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Since a few years, LEGO has been releasing the ‘Icons Botanical Collection‘. 18+ sets with flowers, plants and trees to introduce more adults into the joy of LEGO building. The sets really are unique in the LEGO product portfolio. The main aim appears to be releasing very realistic copies of the natural counterparts. At the same time, most of these sets are really interesting parts packs! This way they not only appeal to people new to LEGO but also longstanding fans.

I’ve bought quite a few of these botanical sets over the years myself. Until this one I sorted them out straight away, not bother building. But this time I wanted to have a look myself what these sets are all about. Are they any fun to build?

So what do we get? We get 9 tiny plants in ‘terracotta’ pots. Instructions are divided in 3 booklets and 1-3 people can build these simultaneously. Every booklet has 3 pots, small/medium/large in size. Each time the pots of similar size are constructed with the same techniques. Only some small details like color choices (invisible from the outside) make a slight difference between them.

The full list of included plants:

  • False Shamrock (Oxalis Triangularis)
  • Jade Plant (Crassula Ovata)
  • Laceleaf (Anthurium andraenum)
  • Venus Flytrap (Dionaea muscipula)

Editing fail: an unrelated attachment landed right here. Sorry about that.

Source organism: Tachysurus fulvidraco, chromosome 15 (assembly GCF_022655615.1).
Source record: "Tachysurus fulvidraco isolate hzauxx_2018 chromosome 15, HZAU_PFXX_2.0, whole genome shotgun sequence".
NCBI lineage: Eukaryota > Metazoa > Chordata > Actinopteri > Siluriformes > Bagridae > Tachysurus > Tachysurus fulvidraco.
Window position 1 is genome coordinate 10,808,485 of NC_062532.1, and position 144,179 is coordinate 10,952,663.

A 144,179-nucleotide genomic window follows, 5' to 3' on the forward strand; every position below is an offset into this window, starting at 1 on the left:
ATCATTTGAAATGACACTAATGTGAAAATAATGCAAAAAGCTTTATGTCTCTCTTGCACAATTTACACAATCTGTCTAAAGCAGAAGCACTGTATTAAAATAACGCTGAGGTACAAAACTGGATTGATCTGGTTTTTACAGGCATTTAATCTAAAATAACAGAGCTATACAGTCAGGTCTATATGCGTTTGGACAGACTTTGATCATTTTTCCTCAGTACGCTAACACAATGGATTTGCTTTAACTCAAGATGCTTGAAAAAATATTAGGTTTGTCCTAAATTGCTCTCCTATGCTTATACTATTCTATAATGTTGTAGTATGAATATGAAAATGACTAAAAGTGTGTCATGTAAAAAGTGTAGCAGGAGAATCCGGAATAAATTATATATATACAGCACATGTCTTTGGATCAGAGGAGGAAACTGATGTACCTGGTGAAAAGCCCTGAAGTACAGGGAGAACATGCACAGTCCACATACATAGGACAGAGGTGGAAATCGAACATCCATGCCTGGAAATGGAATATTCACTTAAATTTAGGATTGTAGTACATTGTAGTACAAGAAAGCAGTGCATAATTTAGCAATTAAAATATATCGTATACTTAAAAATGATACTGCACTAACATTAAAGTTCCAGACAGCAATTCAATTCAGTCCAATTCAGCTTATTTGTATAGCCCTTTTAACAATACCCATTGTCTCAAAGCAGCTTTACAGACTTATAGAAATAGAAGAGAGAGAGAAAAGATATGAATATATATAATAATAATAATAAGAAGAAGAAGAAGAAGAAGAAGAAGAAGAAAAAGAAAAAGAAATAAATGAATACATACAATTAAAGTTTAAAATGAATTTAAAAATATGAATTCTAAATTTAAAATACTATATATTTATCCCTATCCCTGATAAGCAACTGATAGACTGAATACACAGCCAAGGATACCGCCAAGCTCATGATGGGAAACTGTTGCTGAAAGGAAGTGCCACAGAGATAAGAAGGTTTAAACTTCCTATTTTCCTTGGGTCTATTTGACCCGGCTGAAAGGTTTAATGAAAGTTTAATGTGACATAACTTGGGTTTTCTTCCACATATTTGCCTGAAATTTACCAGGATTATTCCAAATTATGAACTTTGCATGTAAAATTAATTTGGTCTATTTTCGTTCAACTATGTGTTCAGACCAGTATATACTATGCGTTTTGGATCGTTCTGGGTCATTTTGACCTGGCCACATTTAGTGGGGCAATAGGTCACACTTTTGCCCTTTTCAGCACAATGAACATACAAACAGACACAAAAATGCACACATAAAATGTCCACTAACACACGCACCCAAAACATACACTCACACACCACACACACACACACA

• Red Sundew (Drosera brevifolia)
  • Yellow Pitcher Plant (Sarracenia flava)
  • Britton’s Liveforever (Dudleya brittonii)
  • Eastern Prickly Pear (Opuntia humifusa)
  • Pincushion Cactus (Mammilaria crinita f. zeilmanniana)

In total the set consists of 758 pieces, divided over 6 numbered bags. The Recommended Retail Price (RRP) is €/$49.99 or £44.99.

Part selection

So this might be my favourite criterium to judge a set. And I really can’t think of many better sets. There’s a lot of recoloured parts, parts in bulk quantities or rare parts included. In this picture you can see all newly recoloured or rare (included in 3 sets or less) parts. It’s quite an impressive amount! and quite universally usable as well.

Other than new and recoloured parts, bigger quantities are also what defines a great parts pack. Below is the list of parts with the biggest quantities in this set. Unsurprisingly it’s a lot of Dark Orange.

image taken from Bricklink

So I assume these pictures give a good glimpse this is a very valuable addition to any builders parts collection. There are a lot of options for terrain building, structure etc. Some these parts are also especially added to please MOC builders since they are used invisibly like the unprinted Sand Green round 2×2 tiles. This is of course a well known practice from set designers to help colleagues or themselves out for introducing new parts and it’s great we can benefit from that.

Building process

Where I’m thrilled about the part selection, I’m not really about the building techniques. My initial thought when the set was revealed, was that most parts were used for the pots and the plants almost seem an afterthought.